2. If your power supply is of moderate power (200-250 watts), you may be able to get with rewiring your power supply fan to run at 5 volts instead of 12 volts. At 5 volts, the fan will turn slower and in the process generate less noise. Conversely, it also is less efficient at cooling your power supply so it could possibly overheat. My advice is to try it out and see if the power supply gets too hot. You can accomplish this by opening your power supply, cutting the wires to the fan. Outside of the power supply, take a free power connector (not the one to your motherboard and you see 4 wires. The yellow wire and the black ground wire next to it are 12 volts. The red wire and the black ground wire next to it are 5 volts. You can spliced the fan wire to the 5 volt yellow wire and adjacent ground wire. Make sure there are no exposed wires anywhere along your splices. Use electrical tape or heat shrink tubing to cover any exposed areas.

3. Use this adapter to lower the voltages of some of your fans.  How to make a 5 volt and 7 volt wiring adapter out of a Molex Y adapter

Once again, be very careful with these modifications. If your computer has a lot of components drawing a lot of electricity, the power supply modification probably shouldn't be done, but use good sense in any case. 

If these mods work right, your server will NOT run at high temps, the CPU will run moderately warm, and it will be safe. If these mods don't work, you should reverse them right away.

My server currently has both mods and it runs cool as a cucumber. I just have the power supply fan running at 5 volts, which is barely audible at night.

KVM - Keyboard, Video, Mouse
Okay, so now you got you webserver up and running, but what do you do if you have a dedicated webserver and another workstation?  Do you need to buy two monitors, keyboards, and mice?  The answer is no.  Having two of everything is expensive, not to mention takes up too much space.  The answer is a KVM switch.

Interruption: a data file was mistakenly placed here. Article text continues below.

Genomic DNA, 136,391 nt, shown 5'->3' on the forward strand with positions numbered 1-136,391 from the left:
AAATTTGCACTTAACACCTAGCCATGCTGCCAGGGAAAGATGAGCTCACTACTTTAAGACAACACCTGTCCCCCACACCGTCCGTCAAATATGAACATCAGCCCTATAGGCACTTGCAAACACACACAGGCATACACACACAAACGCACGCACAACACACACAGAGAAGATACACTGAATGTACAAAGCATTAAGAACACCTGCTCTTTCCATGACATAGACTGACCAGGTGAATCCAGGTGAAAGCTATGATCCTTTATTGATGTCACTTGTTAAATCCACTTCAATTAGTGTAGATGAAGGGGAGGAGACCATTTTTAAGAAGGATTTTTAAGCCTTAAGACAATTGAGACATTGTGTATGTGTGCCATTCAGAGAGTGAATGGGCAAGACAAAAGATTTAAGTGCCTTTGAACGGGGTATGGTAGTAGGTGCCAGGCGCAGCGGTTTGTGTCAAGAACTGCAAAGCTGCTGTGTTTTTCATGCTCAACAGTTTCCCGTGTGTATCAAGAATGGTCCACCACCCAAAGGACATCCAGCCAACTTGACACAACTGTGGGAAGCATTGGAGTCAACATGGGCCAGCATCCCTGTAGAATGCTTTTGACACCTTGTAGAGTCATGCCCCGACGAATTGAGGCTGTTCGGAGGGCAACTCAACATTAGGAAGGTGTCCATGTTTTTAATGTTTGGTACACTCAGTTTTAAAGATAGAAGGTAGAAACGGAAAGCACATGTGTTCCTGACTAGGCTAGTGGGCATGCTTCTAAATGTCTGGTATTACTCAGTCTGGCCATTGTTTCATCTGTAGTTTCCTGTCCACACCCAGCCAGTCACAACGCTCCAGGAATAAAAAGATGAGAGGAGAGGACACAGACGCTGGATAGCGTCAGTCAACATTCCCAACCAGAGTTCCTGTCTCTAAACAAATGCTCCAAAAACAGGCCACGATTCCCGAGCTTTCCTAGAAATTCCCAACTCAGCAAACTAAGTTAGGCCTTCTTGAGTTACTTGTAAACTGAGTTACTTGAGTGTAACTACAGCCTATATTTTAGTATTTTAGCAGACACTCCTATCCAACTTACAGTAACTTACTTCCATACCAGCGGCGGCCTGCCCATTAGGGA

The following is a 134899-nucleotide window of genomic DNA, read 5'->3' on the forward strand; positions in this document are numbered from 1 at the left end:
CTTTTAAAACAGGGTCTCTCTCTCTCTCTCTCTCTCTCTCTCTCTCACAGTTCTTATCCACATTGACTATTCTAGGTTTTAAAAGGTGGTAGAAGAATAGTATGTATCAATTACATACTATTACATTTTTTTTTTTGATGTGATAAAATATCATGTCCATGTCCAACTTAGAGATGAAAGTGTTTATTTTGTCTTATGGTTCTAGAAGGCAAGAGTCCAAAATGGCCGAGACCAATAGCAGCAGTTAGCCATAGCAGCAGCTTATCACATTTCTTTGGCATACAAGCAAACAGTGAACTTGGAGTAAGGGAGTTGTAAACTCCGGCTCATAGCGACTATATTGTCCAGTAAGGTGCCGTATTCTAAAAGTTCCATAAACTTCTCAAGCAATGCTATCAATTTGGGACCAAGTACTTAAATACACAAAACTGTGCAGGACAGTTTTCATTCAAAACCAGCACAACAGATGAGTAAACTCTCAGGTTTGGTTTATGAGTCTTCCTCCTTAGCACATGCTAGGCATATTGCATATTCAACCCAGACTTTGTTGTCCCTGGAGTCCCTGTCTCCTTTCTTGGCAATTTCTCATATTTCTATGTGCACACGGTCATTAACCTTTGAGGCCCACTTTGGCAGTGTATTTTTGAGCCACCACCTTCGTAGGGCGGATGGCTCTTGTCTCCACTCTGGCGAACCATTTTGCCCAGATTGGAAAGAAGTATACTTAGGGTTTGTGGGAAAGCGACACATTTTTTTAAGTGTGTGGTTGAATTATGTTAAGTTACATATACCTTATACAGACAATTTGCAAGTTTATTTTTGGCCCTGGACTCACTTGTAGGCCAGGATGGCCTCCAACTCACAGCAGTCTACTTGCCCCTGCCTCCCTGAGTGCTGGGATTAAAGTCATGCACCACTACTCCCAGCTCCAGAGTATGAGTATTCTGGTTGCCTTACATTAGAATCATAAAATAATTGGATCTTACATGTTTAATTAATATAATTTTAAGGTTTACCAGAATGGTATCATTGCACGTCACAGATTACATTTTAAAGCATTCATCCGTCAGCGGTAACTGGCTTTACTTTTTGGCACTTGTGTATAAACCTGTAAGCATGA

KVM stands for "Keyboard, Video, Mouse".  It is a device that allows you to connect two computers to one keyboard, monitor, and mouse.  By pressing a button on the KVM, you can switch between the two computers.  Some models have a Hot Key combination on the keyboard that does the switch.  On my Linksys KVM kit, I hit the "Control" button twice really quick to switch between my server and my workstation.

You may have seen other solutions like those boxes that have a turn knob that says "A" and "B" which will do the same thing, but STAY AWAY from those boxes.  Those boxes are mechanical units that may introduce electrical shock into your components.  They're really cheap because they have no electronics or intelligence to protect your equipment.

The electronic KVM's all are able to "buffer" the transfer from one computer to the other so that there is no damage to your computers.  Also, these electronic KVM's can remember the settings of each computer so that your computer or operating system won't suddenly hang or crash because it thinks the keyboard, monitor, and mouse have been detached (a problem with the mechanical switch boxes).

Even if you did have a second monitor, keyboard, and mouse to use with your server, they are probably not as good quality as your main workstation computer and it's nice to be able to sit in one place and can control your empire.  A downside is that you can't see both computers at the same time.

KVM's come in many different configurations.  They range from being able to control 2 computers to about 10 computers.

What to look for:  Try to buy a KVM kit instead of purchasing the cables and box separately. This way you'll save money and also make sure all the equipment works correctly.  Also look for kits that have high quality cables.  Don't skimp here.  You're introducing another device between your video card and monitor which can degrade your image quality if the cables aren't shielded and of the proper gauge.

I love my KVM and don't know what I'd do without it.  It was expensive - about $80, but it's totally worth it.

Server Appliance
For those of you who want a server hardware/software solution pre-packaged and ready to go, here's something pretty cool.  It's the Cobalt Qube 3 - an All-In-One server appliance. It can handle Web, FTP, Email and more.  This would be perfect for small businesses who need reliability and don't want to fuss with hardware and software.  The only bad thing is that it can't do virtual hosting (run several websites).  I wouldn't mind having one of these boxes sitting on my desk.  It's really cool looking!

I also found a website that is all about the Cobalt Qube.  It's called Qube Quorner and their site is actually hosted on a Qube 2 (not the newer Qube 3).

And to answer your question, Cobalt came out with the Qube way before Apple even had a twinkle in their eye for their version of the Qube.


Additional Information
Articles: Step-by-Step: Resources: Cobalt Qube 3: